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Thread: Pest control on sarracenia.

  1. #17

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    Quote Originally Posted by Not a Number View Post
    Depends on the species of the moth, E. semicrocea is less specific. Look inside or cut open the collapsed pitchers for silk tenting. The larvae overwinter on ground under leaf litter or on the crowns of the plant. Around mid-April they become active and climb up the tubes and bore an entrance hole. Then they seal off the pitcher with silk and munch away on the inside. Before they pupate they often bore an exit hole for the adult moth to leave from. If you are not seeing larvae it could be they are in the pupae or adult stage.

    There is another species of moth of which I do not recall the name that is specific to S. purpurea but only eats the seeds or fruits.
    Jut cut one open today, and there was a little green caterpillar in it. With the caterpillar killer, do I put it in the pitchers or in the soil, and will it be safe for bog orchids as well?
    Last edited by Cruzzfish; 08-23-2015 at 07:53 AM.

  2. #18
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    I know this is a very old thread, and I didn't search yet to see if there is a newer one dealing with Exyra Pitcher Plant Moths, but I just found this adult moth poking out of my S. purpurea here in Northern NJ Nov 7th. To my knowledge, there aren't any natural bogs within 60 miles of my home. Do you think this is an Exyra fax, the moth specific to S. purpurea?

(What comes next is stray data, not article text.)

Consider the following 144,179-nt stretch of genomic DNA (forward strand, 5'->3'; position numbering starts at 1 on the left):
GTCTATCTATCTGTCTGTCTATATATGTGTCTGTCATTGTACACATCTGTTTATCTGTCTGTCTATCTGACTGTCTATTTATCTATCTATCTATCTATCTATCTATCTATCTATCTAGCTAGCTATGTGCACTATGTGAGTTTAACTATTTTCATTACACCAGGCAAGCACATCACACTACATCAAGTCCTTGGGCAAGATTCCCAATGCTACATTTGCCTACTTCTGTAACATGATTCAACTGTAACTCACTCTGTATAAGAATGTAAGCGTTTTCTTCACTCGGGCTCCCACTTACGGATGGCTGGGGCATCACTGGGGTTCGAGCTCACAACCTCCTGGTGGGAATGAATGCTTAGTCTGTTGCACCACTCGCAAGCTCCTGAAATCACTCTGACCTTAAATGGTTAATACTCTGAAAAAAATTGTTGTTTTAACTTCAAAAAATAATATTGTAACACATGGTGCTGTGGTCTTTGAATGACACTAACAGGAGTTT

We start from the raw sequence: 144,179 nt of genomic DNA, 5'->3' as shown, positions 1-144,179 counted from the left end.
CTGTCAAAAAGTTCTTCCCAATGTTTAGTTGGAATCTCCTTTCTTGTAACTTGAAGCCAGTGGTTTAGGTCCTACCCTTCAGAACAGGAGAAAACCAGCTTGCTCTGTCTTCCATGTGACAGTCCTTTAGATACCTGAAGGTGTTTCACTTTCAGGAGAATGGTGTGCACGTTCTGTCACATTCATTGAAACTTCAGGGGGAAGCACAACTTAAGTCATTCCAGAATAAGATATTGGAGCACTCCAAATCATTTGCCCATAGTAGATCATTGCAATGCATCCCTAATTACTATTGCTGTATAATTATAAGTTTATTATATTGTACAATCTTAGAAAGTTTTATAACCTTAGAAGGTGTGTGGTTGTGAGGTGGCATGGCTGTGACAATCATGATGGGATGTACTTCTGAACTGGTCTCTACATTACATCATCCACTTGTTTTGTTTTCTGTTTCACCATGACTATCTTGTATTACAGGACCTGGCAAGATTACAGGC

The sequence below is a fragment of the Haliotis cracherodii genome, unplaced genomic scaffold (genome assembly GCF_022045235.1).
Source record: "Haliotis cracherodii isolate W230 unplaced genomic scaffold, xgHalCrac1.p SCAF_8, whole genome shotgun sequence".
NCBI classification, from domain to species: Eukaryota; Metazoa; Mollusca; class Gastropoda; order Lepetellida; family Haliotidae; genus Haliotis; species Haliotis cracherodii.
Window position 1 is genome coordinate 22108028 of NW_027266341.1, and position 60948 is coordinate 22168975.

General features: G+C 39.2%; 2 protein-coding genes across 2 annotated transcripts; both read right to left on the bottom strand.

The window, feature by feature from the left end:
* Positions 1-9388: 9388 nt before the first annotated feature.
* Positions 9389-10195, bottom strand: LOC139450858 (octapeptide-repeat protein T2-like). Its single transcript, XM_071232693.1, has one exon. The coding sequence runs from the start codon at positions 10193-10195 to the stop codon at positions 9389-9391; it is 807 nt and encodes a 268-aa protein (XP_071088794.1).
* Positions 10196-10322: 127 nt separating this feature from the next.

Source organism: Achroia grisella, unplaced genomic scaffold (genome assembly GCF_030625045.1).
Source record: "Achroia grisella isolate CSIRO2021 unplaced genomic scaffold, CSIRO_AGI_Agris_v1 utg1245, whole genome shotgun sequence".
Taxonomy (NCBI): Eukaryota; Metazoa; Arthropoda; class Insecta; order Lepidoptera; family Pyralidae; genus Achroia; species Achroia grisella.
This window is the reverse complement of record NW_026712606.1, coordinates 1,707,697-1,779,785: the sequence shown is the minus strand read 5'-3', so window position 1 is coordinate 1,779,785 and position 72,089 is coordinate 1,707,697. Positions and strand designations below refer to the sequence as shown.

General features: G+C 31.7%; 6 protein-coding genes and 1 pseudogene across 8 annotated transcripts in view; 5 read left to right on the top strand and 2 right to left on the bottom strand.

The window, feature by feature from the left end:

Pest control on sarracenia.-rsz_12020-11-4_moth_1-jpg
    Last edited by jerrysmith; 11-10-2020 at 02:12 PM.

  3. #19
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    Well, I found an article in the Newsletter of the North American Sarracenia Conservancy dealing with Exyra moths. The author does suggest using Bt inside of the pitchers. Here is a link to that article: https://www.nasarracenia.org/wp-cont...ewsletter1.pdf

    I also found a study done on the effect of smoke on the moths. The abstract states the moths flee the pitchers when smoke it detected. I have not been able to obtain a copy of this paper. I'd really like to read it. https://bioone.org/journals/the-jour....70i4.a3.short

    Now I wish I hadn't gotten rid of my beekeeping smokers. One would have come in handy to try the smoke application. I should think you could get an idea of the infestation present in your collection this way.

  4. #20
    jerrysmith's Avatar
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    Here is the other photo that didn't upload last night.

    Pest control on sarracenia.-rsz_2020-11-4_moth_2-jpg

  5. #21
    jerrysmith's Avatar
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    My brother-in-law has been studying insects all his work life since he got his BS in Entomology from U. Delaware in 1975. (Mostly Mayflies, but is very familiar with our NE moths). Here is an hour long video of aquatic insects he is featured in: https://youtu.be/GPBXi4N-hyU I sent him the photos and he does not think it is an Exyra. Man, do I wish I saved that moth to send him. I'll be keeping my eyes open next spring and remembering the smoke idea.

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